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I'm wondering if this is possible and what obstacles I might face.

I have a game that's browser based, and since I can't send UDP packets from a browser, Can I use a plugin that the browser connects to via a web socket, and have that plugin send the UDP messages?

When the plugin receives a UDP packet, it'll then relay it to the browser via the TCP websocket?

Could this work? And can TCP handle tons of messages from the plugin even though it's connecting to 127.0.0.1? At least 64 players in this game. The UDP packets are usually no more than 40 bytes.

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There is websockify which acts as a websocket-to-TCP bridge. But I don't know about one which does the same for UDP. –  Philipp Feb 10 '13 at 13:42
    
I'll be using c# to create the udp server/listener and the local wss server. I'm jst curious if this architecture would work. –  Taurian Feb 10 '13 at 16:38

1 Answer 1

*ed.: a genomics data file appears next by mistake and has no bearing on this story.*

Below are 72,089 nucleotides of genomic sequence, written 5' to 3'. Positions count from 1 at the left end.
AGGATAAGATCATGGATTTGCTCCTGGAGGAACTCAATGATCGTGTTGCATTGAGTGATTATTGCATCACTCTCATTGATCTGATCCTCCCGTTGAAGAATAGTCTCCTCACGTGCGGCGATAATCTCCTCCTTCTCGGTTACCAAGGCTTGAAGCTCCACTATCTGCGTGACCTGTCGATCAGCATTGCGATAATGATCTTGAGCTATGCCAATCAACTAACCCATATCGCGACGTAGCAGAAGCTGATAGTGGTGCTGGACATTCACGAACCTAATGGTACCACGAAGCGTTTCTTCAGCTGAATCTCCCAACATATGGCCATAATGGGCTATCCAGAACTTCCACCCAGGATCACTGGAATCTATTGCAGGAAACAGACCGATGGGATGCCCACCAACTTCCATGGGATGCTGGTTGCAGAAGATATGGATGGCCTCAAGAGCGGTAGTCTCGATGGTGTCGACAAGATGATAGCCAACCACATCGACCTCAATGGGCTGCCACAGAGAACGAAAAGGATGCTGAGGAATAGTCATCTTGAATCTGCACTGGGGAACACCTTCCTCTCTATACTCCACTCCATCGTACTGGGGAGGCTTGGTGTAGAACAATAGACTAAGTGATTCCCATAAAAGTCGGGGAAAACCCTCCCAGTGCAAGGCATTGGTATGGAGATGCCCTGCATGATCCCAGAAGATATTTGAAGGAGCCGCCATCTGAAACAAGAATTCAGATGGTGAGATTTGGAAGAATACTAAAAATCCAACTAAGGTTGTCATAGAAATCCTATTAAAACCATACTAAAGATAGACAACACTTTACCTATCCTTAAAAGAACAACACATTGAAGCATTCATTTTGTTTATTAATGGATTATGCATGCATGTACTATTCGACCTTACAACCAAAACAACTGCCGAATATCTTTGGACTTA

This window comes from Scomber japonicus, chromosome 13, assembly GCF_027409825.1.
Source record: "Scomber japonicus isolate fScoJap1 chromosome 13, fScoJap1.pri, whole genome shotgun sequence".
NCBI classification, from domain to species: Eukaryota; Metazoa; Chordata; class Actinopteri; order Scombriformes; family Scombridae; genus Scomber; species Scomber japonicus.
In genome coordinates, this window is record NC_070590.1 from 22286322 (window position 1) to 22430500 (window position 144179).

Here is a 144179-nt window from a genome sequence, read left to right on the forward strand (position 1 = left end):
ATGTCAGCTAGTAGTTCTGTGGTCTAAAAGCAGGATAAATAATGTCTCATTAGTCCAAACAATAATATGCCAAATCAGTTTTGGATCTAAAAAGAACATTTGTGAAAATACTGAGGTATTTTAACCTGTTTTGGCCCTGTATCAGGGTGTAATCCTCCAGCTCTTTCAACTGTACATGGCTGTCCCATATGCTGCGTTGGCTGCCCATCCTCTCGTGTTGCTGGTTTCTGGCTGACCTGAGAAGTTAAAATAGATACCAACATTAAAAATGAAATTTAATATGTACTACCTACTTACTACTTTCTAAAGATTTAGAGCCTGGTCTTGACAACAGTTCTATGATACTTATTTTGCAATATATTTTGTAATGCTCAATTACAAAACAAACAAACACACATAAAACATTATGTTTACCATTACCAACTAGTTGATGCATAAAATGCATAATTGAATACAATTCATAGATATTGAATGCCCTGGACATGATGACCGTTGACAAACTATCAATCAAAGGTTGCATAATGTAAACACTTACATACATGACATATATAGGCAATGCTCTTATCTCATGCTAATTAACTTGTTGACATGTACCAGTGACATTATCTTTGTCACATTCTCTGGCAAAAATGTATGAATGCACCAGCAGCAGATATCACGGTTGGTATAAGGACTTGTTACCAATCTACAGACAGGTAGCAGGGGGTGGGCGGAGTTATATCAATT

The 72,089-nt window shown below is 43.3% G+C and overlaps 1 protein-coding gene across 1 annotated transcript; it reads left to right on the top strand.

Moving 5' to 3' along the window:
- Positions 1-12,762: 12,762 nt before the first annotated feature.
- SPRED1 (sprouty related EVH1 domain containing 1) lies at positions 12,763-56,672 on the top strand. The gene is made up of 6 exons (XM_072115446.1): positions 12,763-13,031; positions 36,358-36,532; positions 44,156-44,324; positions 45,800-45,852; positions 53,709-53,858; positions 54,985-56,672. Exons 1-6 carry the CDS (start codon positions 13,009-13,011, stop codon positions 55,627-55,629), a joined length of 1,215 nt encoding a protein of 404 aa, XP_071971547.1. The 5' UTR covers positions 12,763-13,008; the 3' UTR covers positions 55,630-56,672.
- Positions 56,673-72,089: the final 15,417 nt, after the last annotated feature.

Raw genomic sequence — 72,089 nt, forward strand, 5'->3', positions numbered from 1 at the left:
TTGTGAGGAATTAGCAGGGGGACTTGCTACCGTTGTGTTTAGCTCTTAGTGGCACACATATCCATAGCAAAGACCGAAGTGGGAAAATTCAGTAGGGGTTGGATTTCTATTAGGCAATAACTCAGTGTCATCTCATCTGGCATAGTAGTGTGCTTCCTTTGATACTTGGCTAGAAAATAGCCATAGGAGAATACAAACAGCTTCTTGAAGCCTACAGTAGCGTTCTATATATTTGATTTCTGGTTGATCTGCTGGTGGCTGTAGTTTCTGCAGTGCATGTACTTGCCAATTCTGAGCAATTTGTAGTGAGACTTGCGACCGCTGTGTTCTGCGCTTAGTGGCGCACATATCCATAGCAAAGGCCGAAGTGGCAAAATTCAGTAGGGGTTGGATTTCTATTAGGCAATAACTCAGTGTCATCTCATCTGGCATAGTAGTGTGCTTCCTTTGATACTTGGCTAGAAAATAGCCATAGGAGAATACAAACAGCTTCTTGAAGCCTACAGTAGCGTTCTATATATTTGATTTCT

Performance advantages of UDP over TCP is very case dependant based on your specific needs (delivery persistence, order, frequency), in most cases in fact people implement many mechanics to make UDP as reliable so at the end it performs same as TCP.

Plugin can actually can create JS interface to use UDP communication directly without need to create local WS server socket. But implementing such plugin will be an overkill in terms of game development.

You have another option in modern browsers: WebRTC which is made for performance over quality, and that can be used for peer-to-peer communication so that players can talk to each other directly but not through the server.

64 players is a lot, and do not try to find "easy solutions" there will be none. You will have to think of "visibility" of clients between each other based on your gameplay, as well you need to think how to simulate 64 players - this is not easy as well, and probably will be hardest bit.

BTW, you might be OK using WebSockets as well, depends on how often you want to send data and how much. Take in account that if you think that it is to hard for WS, maybe you want to much regardless of tech?

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